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Is There Room for Another Activewear Giant?

A giant investment from Softbank in 2021 turbocharged expansion plans at Vuori, which is now eyeing global expansion and a takeover of its customers’ closets. But Lululemon, Nike and a host of direct-to-consumer competitors stand in its way.
Man and woman sit in middle of tennis court wearing clothing made by Vuori.
Vuori is planning to have 100 stores by 2026. (Vuori)

Key insights

  • Brands like Vuori and Alo Yoga sell a mix of gym and lifestyle gear on the prediction that consumers want stretchy, comfortable clothing for all life activities, not just working out.
  • With a $4 billion valuation, Vuori is now eyeing aggressive retail expansion with the goal of operating 100 stores by 2026, up from its current 41.
  • Activewear boost from the pandemic is over. But quality apparel, marketed well, will still find an audience, experts say.

The future of activewear is not leggings.

At least, that’s the central thesis behind Vuori, an activewear brand that has in recent years expanded beyond workout gear into categories like jackets and pants that are better suited to walking the dog or commuting to work than hitting the gym.

To be sure, the brand sells plenty of leggings too, including pairs made with a new fabric it calls BlissBlend, unveiled last week. But travel is among its fastest-growing categories, and stretchy trousers that look formal enough to wear to the office are a perennial bestseller.

“Brands like Vuori have permission to take more of your closet than ever before,” said Joe Kudla, who founded the brand as a men’s yoga outfitter in Encinitas, Calif. in 2014. “Whereas you used to have your workout clothes and clothes you’d socialise and go out in, today, we’re appealing to people across the spectrum of their lifestyle.”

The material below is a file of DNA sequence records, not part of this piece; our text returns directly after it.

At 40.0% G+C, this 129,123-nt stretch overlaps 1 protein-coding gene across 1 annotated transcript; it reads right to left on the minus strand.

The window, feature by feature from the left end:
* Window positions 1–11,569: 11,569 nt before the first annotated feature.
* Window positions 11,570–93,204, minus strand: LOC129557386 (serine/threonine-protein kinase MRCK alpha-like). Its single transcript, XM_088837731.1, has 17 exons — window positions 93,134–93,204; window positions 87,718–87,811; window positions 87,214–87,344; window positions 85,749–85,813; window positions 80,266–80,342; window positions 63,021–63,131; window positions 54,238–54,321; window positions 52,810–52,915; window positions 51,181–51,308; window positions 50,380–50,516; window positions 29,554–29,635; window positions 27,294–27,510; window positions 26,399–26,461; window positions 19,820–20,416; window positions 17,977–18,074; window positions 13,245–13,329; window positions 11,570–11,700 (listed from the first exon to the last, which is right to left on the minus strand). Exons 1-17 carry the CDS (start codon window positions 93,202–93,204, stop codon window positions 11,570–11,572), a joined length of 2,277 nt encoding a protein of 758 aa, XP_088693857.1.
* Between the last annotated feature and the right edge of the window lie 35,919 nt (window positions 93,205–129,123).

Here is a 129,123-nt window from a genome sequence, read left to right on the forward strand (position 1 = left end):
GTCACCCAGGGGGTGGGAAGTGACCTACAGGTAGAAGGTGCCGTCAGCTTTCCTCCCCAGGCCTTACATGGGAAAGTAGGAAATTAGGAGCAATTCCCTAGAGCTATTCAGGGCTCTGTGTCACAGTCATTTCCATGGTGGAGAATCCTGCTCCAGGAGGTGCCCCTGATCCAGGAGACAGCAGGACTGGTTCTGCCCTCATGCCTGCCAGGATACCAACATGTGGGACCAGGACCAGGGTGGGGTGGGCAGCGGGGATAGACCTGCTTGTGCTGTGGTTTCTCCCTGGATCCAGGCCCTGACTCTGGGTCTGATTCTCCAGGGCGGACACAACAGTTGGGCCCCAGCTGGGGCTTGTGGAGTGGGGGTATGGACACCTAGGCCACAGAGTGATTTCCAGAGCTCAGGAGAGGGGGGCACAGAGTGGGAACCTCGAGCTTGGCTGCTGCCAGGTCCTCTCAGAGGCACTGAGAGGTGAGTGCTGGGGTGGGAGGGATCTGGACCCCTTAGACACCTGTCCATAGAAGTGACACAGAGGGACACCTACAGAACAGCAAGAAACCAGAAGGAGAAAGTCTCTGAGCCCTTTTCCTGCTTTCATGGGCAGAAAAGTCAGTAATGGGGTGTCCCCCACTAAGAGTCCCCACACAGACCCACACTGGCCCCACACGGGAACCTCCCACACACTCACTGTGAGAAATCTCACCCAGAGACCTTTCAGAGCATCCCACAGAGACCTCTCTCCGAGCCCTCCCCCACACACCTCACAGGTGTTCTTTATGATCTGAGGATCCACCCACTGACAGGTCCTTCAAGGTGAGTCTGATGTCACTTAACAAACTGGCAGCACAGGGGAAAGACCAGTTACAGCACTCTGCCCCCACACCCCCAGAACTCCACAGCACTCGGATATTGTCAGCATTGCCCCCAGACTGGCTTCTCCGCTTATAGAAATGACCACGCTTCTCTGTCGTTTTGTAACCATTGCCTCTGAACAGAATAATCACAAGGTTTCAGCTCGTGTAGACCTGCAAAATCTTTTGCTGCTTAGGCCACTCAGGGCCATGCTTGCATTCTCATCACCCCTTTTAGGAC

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There are, of course, many brands like Vuori. Lululemon, Gap Inc.’s Athleta and Nike all sell a mix of gym and lifestyle gear (Lululemon’s popular ABC jogger pants, for instance, are also positioned as ideal for the active commuter). There are countless start-ups trying versions of the same concept, including Rhone, Tracksmith and Outdoor Voices.

Vuori’s edge isn’t so much the idea of an activewear brand selling wardrobes for the office, but the scale on which it’s trying it. The brand took a $400 million investment from SoftBank at a $4 billion valuation in October 2021, at the height of the pandemic activewear boom. At the time, it had nine stores, mostly in California. Today, it’s up to about 40, with locations in London, Las Vegas and the Mall of America in Minneapolis. By 2026, the brand is hoping to have 100 stores, including a pop-up in Shanghai and a permanent outpost in Seoul planned for later this year.

The question is whether Vuori is on track to join Nike and Lululemon in activewear’s top tier, or if it’s destined to join other SoftBank investments — WeWork, Uber and Brandless among them — that expanded fast only to discover the market opportunity wasn’t as big or as lucrative as hoped.